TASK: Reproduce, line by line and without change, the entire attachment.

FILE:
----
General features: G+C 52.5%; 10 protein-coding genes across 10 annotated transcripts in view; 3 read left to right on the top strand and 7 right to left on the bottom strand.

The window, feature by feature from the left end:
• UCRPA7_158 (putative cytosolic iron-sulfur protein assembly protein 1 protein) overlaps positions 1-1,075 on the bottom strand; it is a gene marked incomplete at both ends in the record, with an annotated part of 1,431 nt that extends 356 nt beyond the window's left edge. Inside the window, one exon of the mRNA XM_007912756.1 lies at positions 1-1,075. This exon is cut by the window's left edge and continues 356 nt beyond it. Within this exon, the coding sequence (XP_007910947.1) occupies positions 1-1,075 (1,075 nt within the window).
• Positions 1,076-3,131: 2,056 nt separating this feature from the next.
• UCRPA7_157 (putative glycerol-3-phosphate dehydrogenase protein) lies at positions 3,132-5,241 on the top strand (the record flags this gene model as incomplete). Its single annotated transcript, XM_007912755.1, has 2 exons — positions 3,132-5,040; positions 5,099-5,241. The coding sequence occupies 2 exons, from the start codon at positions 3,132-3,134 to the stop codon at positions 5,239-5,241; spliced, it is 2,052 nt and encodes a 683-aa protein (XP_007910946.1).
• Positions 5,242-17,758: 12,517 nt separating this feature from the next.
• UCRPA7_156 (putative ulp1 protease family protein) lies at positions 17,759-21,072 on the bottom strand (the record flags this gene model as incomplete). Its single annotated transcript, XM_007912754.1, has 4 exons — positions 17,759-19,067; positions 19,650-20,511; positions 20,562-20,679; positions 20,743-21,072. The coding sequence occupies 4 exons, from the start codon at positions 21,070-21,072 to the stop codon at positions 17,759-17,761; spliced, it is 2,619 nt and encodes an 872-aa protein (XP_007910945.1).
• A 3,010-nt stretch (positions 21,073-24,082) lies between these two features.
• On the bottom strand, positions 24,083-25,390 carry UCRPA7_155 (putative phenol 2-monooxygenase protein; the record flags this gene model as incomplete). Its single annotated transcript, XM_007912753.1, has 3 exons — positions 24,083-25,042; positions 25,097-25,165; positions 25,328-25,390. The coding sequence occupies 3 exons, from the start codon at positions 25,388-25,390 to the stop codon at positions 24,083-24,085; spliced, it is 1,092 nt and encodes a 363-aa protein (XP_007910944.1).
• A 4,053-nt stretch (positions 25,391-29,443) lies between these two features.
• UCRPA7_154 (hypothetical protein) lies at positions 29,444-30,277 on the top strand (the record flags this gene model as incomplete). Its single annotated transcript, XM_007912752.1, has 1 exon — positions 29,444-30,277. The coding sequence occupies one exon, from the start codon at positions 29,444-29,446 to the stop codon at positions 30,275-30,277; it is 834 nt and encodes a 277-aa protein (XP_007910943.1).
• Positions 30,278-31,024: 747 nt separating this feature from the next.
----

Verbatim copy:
General features: G+C 52.5%; 10 protein-coding genes across 10 annotated transcripts in view; 3 read left to right on the top strand and 7 right to left on the bottom strand.

The window, feature by feature from the left end:
• UCRPA7_158 (putative cytosolic iron-sulfur protein assembly protein 1 protein) overlaps positions 1-1,075 on the bottom strand; it is a gene marked incomplete at both ends in the record, with an annotated part of 1,431 nt that extends 356 nt beyond the window's left edge. Inside the window, one exon of the mRNA XM_007912756.1 lies at positions 1-1,075. This exon is cut by the window's left edge and continues 356 nt beyond it. Within this exon, the coding sequence (XP_007910947.1) occupies positions 1-1,075 (1,075 nt within the window).
• Positions 1,076-3,131: 2,056 nt separating this feature from the next.
• UCRPA7_157 (putative glycerol-3-phosphate dehydrogenase protein) lies at positions 3,132-5,241 on the top strand (the record flags this gene model as incomplete). Its single annotated transcript, XM_007912755.1, has 2 exons — positions 3,132-5,040; positions 5,099-5,241. The coding sequence occupies 2 exons, from the start codon at positions 3,132-3,134 to the stop codon at positions 5,239-5,241; spliced, it is 2,052 nt and encodes a 683-aa protein (XP_007910946.1).
• Positions 5,242-17,758: 12,517 nt separating this feature from the next.
• UCRPA7_156 (putative ulp1 protease family protein) lies at positions 17,759-21,072 on the bottom strand (the record flags this gene model as incomplete). Its single annotated transcript, XM_007912754.1, has 4 exons — positions 17,759-19,067; positions 19,650-20,511; positions 20,562-20,679; positions 20,743-21,072. The coding sequence occupies 4 exons, from the start codon at positions 21,070-21,072 to the stop codon at positions 17,759-17,761; spliced, it is 2,619 nt and encodes an 872-aa protein (XP_007910945.1).
• A 3,010-nt stretch (positions 21,073-24,082) lies between these two features.
• On the bottom strand, positions 24,083-25,390 carry UCRPA7_155 (putative phenol 2-monooxygenase protein; the record flags this gene model as incomplete). Its single annotated transcript, XM_007912753.1, has 3 exons — positions 24,083-25,042; positions 25,097-25,165; positions 25,328-25,390. The coding sequence occupies 3 exons, from the start codon at positions 25,388-25,390 to the stop codon at positions 24,083-24,085; spliced, it is 1,092 nt and encodes a 363-aa protein (XP_007910944.1).
• A 4,053-nt stretch (positions 25,391-29,443) lies between these two features.
• UCRPA7_154 (hypothetical protein) lies at positions 29,444-30,277 on the top strand (the record flags this gene model as incomplete). Its single annotated transcript, XM_007912752.1, has 1 exon — positions 29,444-30,277. The coding sequence occupies one exon, from the start codon at positions 29,444-29,446 to the stop codon at positions 30,275-30,277; it is 834 nt and encodes a 277-aa protein (XP_007910943.1).
• Positions 30,278-31,024: 747 nt separating this feature from the next.